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Razor Grinder - Henicopsaltria eydouxii

Family Cicadidae 

This page contains pictures and information about Razor Grinder Cicadas that we found in the Brisbane area, Queensland, Australia. 

Male, body length 40mm 
We found a lot of them in Mt Cotton during mid summer 2005. They rested at the lower part of the tall trunk, about 1.5 meters to 3 meters from ground. They like to rest on the vary large gum tree trunk. When disturbed, they made some alert sound while flying away to another tree trunk. 
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Large number of them were found singing on the same tree trunk. They produced very loud sound resemble metal grinding. The sound pitch rises a few second follows by a quick drop then repeated. Those loud songs were quite painful to ear when standing under the trees.
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The cicadas are dark brown to reddish brown in colour. There are dark zigzag patterns on front wings veins. The veins near wing edges are also dark in colour. The bottom side of abdomen is orange and dark brown in colours. Males and females look similar. 
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They like to rest on very large tree trunks, especially smooth bark tree trunks.  
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We found one on the floor which is slow moving. When disturbed, it turned around and played dead.  
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We also found a lot of them in the Eucalypt forest need Summit Street around Tingalpa Reservoir on mid summer Jan 2009. A number of them can be found singing on large gum tree trunks.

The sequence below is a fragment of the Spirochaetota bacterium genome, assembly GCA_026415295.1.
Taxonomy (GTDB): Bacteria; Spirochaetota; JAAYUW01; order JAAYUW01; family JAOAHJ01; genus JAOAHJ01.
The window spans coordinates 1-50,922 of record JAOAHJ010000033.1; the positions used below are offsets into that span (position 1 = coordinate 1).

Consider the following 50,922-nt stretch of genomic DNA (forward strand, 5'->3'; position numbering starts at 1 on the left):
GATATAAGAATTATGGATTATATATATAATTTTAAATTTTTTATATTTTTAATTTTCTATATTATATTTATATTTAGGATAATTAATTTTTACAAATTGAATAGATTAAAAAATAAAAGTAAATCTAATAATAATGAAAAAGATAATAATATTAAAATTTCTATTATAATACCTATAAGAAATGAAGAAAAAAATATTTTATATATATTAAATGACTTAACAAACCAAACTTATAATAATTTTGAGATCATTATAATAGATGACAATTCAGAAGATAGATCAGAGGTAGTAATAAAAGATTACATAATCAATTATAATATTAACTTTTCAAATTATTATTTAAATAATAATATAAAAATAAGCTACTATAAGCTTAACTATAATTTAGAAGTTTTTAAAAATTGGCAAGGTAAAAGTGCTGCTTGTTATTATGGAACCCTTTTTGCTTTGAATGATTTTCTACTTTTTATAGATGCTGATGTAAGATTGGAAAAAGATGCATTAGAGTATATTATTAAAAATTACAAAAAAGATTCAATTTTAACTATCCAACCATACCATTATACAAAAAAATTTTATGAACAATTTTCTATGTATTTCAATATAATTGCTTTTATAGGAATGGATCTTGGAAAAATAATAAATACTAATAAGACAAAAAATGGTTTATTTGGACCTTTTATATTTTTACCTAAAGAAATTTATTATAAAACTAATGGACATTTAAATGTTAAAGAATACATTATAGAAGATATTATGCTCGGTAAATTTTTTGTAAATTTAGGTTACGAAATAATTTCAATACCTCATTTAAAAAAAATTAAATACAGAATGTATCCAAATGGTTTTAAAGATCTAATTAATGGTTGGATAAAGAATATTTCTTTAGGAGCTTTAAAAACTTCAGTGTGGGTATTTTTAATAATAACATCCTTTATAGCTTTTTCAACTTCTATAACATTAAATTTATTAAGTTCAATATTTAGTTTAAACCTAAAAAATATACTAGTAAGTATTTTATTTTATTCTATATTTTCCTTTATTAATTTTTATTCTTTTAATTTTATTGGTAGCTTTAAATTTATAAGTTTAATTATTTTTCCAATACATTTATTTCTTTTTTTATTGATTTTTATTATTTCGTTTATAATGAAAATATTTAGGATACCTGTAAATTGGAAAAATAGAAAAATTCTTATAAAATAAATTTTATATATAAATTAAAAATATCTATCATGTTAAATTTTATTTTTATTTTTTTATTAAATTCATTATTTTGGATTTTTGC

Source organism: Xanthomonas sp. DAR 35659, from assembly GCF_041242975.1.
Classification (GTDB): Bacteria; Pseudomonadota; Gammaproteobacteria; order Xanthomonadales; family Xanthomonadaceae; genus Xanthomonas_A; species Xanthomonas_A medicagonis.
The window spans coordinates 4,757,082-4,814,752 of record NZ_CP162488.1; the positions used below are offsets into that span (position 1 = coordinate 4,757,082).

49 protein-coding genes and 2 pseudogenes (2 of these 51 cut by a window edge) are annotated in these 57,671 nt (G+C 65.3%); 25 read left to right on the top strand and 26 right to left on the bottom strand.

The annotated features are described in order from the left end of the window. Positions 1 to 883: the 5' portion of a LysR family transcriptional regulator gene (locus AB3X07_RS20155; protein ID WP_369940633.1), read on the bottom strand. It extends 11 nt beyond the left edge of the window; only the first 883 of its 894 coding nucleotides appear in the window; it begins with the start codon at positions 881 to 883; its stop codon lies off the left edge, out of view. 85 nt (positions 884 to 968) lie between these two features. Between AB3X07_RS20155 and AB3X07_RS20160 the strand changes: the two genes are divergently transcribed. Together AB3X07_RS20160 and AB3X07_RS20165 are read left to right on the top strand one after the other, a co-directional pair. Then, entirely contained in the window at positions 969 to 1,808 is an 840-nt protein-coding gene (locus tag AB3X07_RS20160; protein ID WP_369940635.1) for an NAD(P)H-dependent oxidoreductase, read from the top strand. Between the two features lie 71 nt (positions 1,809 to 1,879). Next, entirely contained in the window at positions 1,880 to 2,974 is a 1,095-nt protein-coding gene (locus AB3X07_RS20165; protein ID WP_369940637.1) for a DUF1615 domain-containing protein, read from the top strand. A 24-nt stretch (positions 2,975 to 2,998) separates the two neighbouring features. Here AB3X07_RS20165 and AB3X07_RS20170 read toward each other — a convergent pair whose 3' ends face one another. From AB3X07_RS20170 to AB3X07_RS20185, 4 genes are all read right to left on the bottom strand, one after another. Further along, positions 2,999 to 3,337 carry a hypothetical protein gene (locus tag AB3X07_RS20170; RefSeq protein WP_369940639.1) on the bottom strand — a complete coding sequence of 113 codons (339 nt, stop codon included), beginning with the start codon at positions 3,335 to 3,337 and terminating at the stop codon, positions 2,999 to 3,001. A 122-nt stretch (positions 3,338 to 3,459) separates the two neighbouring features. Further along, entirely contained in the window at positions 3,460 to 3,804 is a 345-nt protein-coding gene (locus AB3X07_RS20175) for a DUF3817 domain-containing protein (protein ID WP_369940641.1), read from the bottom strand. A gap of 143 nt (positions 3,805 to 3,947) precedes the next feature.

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Some infromation suggested that the Razor Grinder Henicopsaltria eydouxii in Tamborine Mountain appears in vast numbers at intervals of seven years. We did not found it is periodical unless this is happen in a small local area. We need more observations to confirm this.
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We also found them in Carbrook Wetland on mid summer Jan 2010.
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Above photos were taken in Ford Road Reserved Area on Feb 2011. 
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From reference information, the nymphs feed on eucalypt roots.  

1. Wildlife of Greater Brisbane - Queensland Museum, Brisbane, 1997, p80.
2. Species Henicopsaltria eydouxii (Guérin-Méneville, 1838) - Australian Faunal Directory, Australian Biological Resources Study.
4. Cicadas – our Summer Singers - Geoff Monteith, Queensland Museum, leaflet 0036, September 2000. 
5. Cicada choirs - NewScientis - 14 August 1999 by H. Syd Curtis, Hawthorne, Queensland. 
6. Australian Cicadas - Moulds MS (1990). New South Wales University Press, NSW. Australia. 

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Last updated: May 14, 2012.